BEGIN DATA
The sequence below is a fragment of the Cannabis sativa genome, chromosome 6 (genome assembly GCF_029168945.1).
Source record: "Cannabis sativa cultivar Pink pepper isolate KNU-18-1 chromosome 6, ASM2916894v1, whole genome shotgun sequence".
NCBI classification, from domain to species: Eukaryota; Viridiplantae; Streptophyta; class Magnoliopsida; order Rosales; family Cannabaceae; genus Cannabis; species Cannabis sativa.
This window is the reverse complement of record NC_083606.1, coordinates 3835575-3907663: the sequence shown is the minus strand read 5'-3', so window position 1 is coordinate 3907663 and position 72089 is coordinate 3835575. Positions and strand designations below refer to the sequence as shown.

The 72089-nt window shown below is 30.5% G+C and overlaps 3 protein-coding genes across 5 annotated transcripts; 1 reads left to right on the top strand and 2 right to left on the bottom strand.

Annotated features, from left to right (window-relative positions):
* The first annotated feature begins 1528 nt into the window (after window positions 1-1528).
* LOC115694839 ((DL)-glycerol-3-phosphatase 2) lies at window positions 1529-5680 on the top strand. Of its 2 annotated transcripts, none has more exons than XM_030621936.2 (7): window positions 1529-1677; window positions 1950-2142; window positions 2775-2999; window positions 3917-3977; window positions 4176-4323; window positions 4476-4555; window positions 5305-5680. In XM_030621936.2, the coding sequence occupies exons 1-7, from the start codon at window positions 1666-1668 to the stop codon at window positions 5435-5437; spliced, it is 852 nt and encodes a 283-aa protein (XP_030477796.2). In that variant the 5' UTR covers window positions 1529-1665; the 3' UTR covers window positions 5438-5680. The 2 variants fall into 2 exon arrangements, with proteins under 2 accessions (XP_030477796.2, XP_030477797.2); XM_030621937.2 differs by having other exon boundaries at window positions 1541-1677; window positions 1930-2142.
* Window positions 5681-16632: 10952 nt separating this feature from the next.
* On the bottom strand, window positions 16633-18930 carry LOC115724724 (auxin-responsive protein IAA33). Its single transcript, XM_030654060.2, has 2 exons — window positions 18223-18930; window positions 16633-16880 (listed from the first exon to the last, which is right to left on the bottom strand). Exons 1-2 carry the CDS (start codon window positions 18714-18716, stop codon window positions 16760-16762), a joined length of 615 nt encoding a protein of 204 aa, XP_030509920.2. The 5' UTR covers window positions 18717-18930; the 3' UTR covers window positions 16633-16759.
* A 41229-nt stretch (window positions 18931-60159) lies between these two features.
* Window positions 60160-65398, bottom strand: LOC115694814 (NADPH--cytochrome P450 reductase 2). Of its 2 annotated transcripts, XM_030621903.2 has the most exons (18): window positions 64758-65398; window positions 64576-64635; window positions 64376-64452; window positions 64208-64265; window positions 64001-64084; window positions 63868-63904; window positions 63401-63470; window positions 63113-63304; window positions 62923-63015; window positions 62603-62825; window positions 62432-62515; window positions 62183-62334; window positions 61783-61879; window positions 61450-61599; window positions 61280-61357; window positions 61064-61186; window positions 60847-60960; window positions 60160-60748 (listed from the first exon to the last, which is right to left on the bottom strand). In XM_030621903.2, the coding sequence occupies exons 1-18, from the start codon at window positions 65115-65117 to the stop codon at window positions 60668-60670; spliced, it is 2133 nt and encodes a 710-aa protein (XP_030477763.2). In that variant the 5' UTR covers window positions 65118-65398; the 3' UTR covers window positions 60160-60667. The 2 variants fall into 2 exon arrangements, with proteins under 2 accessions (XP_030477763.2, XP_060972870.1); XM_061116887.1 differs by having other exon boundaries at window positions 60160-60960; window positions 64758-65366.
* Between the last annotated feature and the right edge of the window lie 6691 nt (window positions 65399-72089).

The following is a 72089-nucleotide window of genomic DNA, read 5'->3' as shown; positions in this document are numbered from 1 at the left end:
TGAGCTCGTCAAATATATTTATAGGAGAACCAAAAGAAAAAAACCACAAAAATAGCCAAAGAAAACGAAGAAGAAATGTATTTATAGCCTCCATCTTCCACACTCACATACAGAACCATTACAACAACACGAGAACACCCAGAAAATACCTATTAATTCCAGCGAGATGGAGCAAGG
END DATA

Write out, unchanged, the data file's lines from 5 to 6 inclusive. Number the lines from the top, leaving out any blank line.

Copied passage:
The 72089-nt window shown below is 30.5% G+C and overlaps 3 protein-coding genes across 5 annotated transcripts; 1 reads left to right on the top strand and 2 right to left on the bottom strand.

Annotated features, from left to right (window-relative positions):